Hedgehogs’ owners who have only had experience with the early days of hedgehog food, or low-quality brands feed a very high protein brand of cat food instead. The protein source doesn’t bother them and the fiber in the diet replaces the chitin component.
They can also easily get a high protein cat food from their local supermarket, grocery or pet store instead of having to order a good hedgehog food online or drive to a specialized pet store miles away.
Do hedgehogs eat bread?
No, they don’t. Do not give them bread because they cannot digest it. Contrary to popular belief that hedgehogs will benefit from a bowl of bread and milk that people usually put out, they will not. They will eat it, of course, and they seem to enjoy it, but they cannot digest bread, it upsets their tummy and milk gives them diarrhea.
Do hedgies eat slugs?
Hedgehogs in your garden mainly eat beetles and caterpillars, not slugs and snails. Slugs can be occasional addition but not the main source of protein. Only about 5% of their diet naturally will be slugs or snails and hedgies will only eat a lot of slugs and snails when they are starving and no other food is available.
Slugs and snails are the main carriers for the lungworm which is a killer of hedgehogs: when lungworms breed inside a hedgehog they multiply quickly and fill the hedgehog’s lungs. Poor creatures will then either die of Pneumonia or bleed from the lungs.
What Fruits Do Hedgehogs eat?
As for fruits and vegetables, here are two simple lists:
Fruits and veggies hedgehogs can eat (safe ones):
carrot (preferably cooked as it is too hard when raw)
melon (popular, but pretty much all water and sugar so it’s best used in moderation)
strawberries (and other berries, though it’s recommended to remove the skin from blueberries)
peppers (goes without saying not spicy/hot ones but green/yellow/red bell peppers)
cucumber (pretty much all water, little nutritional value)
Fruits and veggies hedgehogs should not eat:
anything citrus or too acidic (orange/lemon/lime/grapefruit; pineapple, tomato, kiwi pomegranate,)
certain herbs (because of potentially harmful medicinal properties)
What can hedgehogs not eat?
Fried foods are not good for your spiny pet because the grease can upset their stomach and the excess calories are bad good for hedgehogs as they can cause obesity.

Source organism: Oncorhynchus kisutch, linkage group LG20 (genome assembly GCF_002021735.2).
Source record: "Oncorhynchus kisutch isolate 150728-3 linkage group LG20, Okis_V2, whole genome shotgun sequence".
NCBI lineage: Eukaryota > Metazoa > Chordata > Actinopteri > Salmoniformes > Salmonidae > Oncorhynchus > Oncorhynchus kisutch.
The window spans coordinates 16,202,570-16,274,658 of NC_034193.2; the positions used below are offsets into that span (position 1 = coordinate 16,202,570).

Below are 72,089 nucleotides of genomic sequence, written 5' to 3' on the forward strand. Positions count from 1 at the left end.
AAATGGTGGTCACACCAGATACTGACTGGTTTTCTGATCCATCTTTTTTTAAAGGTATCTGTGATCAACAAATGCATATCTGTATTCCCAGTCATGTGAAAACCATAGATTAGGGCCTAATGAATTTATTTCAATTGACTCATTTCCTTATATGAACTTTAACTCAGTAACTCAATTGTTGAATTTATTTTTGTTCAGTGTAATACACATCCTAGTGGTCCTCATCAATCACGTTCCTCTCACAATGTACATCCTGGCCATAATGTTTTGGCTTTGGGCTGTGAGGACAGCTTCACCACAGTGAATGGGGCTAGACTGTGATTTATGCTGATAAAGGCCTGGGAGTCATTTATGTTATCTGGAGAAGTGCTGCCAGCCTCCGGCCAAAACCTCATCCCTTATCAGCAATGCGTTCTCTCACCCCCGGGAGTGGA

Hedgehogs are mostly lactose intolerant so milk should be avoided as it upsets their stomach and gives them diarrhea. Dairy products such as yogurt and cottage cheese can be given in very small amounts, if any, as they can cause intestinal upset, too.
Hard foods such as peanuts, almonds, and raw carrots are choking hazards. Great caution as regards the size of chunks is advisable. Sunflower seeds, peanuts, or other seeds and nuts are best left for rodents and birds. Hedgehogs do not have a beak, nor a specialized tongue and they cannot use of their front paws to help them crack and eat the meat of sunflower seed. Once again, seeds and nuts are serious choking hazards.
Sweet foods which contain refined or processed sugars are not a good treat for your pet. We suggest that you completely avoid them.
Sticky foods such as raisins or other dried fruit are also a bad idea since they can stick to the roof of the hedgehog’s mouth or to its teeth and cause discomfort and tooth decay.
Fibrous or stringy foods such as celery are hard for hedgies to chew and digest.
Spicy and foods such as onions and garlic may also be upsetting to your hedgehog’s stomach.
Raw eggs or meat should be completely avoided because of the risk of Salmonella.
Foods causing debates in the pet industry include grapes with seeds and avocados.
Salty foods such as canned meats and vegetables can not only upset your hedgehog’s stomach but also cause electrolyte imbalance as well.
So, look after your hedgies diet and you will have a healthy and active cute little pet for years to come!
Carol is a head content developer for ultimatepethub.com and mother of 2 adorable chocolate labs(and one child). Growing up on a farm, she has handled all kinds of animals and pets. When Carol isn’t taking her two labs to the park, you can find her researching products and topics to keep you updated with the latest info for your pets!